Now, Witterstaetter owns her own publishing company, Eva Ink in Connecticut, and represents several comic artists in the Eva Ink Artist Group. She also has written several historical, film, art and children's books.
Witterstaetter said her career--which took her from working with a Dallas company that organizes comic conventions, to authoring her own books, to working on music videos with Madonna, Usher and Seal--is proof that "doors are always opening."
"When a door opens and it feels right, that's what I do. I am very fortunate and blessed."
Witterstaetter said the comics business is collegial.
"It's a small industry, and everyone knows everyone in the industry."
One of those Witterstaetter knows is Mike Carlin, an editor at Marvel and DC.
"He taught me a great deal about the essentials of telling a good story."
Witterstaetter travels to China, Norway, Spain, Australia, Costa Rica and Hong Kong and other places have introduced her to celebrities, including Jackie Chan, about whom she wrote a book and whom she considers a good friend, and famed comedian Buster Keaton's widow, Eleanor, whom she traveled to Los Angeles to introduce to Chan at one point.
Witterstaetter worked with Chan on his movie "Rush Hour 2" and with Anthony Hopkins on "Red Dragon."
Witterstaetter studied journalism in high school, at Texarkana College and at Texas A&M Commerce. She was the editor of the Tiger Times, TC News and at A&M (Then ETSU)--Commerce's student newspaper The East Texan. She also worked at Citizens Tribune newspaper in New Boston.
Witterstaetter said most o the books Eva Ink publishes are limited edition, and some are picked up by other companies for various foreign editions. Her book "Nick Cardy: The Artist at War" recently was picked up by Britain's Titan Publishing. The book can be purchased on Titanbooks.com and will be in bookstores soon.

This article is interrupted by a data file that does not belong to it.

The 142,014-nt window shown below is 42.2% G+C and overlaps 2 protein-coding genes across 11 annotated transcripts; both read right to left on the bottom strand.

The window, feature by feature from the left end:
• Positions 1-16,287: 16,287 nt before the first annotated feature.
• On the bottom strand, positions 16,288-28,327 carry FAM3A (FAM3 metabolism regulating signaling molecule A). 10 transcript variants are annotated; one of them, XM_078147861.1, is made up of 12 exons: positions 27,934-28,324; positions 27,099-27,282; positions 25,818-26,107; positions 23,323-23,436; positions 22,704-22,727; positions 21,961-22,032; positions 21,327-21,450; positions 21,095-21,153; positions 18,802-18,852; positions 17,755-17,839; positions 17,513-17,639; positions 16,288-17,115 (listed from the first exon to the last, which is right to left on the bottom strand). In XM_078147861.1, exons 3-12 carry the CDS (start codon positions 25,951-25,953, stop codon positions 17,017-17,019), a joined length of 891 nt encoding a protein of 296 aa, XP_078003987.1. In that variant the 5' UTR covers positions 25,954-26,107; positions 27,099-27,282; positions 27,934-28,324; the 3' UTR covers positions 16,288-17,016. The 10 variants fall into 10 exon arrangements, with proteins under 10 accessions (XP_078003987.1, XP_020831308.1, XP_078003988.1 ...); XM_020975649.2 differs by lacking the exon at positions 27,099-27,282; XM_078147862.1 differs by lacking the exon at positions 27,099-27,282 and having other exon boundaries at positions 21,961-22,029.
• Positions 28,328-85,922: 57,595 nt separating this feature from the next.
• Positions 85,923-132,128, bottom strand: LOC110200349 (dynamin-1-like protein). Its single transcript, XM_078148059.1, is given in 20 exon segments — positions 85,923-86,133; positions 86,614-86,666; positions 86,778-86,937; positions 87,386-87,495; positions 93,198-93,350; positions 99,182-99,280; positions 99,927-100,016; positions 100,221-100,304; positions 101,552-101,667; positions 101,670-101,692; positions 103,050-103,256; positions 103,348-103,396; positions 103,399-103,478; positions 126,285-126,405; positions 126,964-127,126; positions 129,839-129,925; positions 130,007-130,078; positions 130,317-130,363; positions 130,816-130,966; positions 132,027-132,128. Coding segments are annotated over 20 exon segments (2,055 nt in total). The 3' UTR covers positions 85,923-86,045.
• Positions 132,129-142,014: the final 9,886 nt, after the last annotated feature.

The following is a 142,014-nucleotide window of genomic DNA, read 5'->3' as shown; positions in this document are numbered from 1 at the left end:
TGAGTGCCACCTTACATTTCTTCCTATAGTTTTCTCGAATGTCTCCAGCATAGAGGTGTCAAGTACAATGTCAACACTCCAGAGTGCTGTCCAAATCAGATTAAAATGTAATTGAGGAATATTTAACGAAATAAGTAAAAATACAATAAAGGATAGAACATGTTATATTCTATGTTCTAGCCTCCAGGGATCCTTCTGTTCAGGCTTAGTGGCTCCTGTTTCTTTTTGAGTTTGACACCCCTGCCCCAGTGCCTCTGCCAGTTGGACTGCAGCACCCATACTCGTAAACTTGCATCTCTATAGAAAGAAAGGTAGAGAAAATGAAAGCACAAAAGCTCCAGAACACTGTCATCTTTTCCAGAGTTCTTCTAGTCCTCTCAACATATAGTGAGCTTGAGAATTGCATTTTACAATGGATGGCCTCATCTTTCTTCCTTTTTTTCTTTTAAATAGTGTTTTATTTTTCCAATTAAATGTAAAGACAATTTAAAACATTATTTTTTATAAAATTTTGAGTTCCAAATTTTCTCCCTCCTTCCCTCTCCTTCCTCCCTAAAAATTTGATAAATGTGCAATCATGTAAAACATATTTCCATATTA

Cardy is a movie poster artist and a comic book artist on DC's "Tomahawk," "Aquaman" and "Teen Titans."
Witterstaetter said the idea for the Cardy book came after she visited the artist a couple of years ago. He showed her some of his never-before-seen combat sketches of World War II. Cardy, 93, carried his artist tools with him while an assistant tank driver in the 3rd Armored Division. He received two Purple Hearts.
Witterstaetter said despite the popularity of electronic media, there always will be a place for paper books.
"It's a treasure that shouldn't be lost…(It's) an artifact, history of our existence as people," she said.
Witterstaetter, who fancies ballroom and Salsa dancing and still likes to fish in NYC's Central Park, has a number of nieces and nephews in East Texas. She will travel to Russia next year to lecture on comics.
Renee Witterstaetter List:
A partial list of some of the books on which Renee Witterstaetter has worked:
*"Nick Cardy: The Artist at War" by Renee Witterstaetter, published by Eva Ink (2011) and Titan Publishing (2013)
*"Santa Confidential"--Artwork by Chris Browne of "Hagar the Horrible" fame, text by S. Claus, edited and designed by Renee Witterstaetter. Consultant Ric Meyers. Eva Ink Publishing (2012)
*"Nick Cardy: Wit-Lash," by Renee Witterstaetter, published by Eva Ink (2012)
*"Dying for Action: The Life and Films of Jackie Chan," Warner Publishing, author Renee Witterstaetter (1998). Updated version due in 2013.
*"Kerry and the Scary Things," children's book by Renee Witterstaetter. Cover by Michael Golden. Interior art by Keith Wilson. Published by Eva Ink (2011)
*"Tex: The Art of Mark Texeira," author Renee Witterstaetter. Published by Vanguard Productions (2009)
*"Excess: The Art of Michael Golden," author Renee Witterstaetter from Vanguard Productions (2009)
*"Fantastic Art of Arthur Suydam," Editors J. David Spurlock and Renee Witterstaetter. Text by Arthur Suydam. From Vanguard Publishing (2007).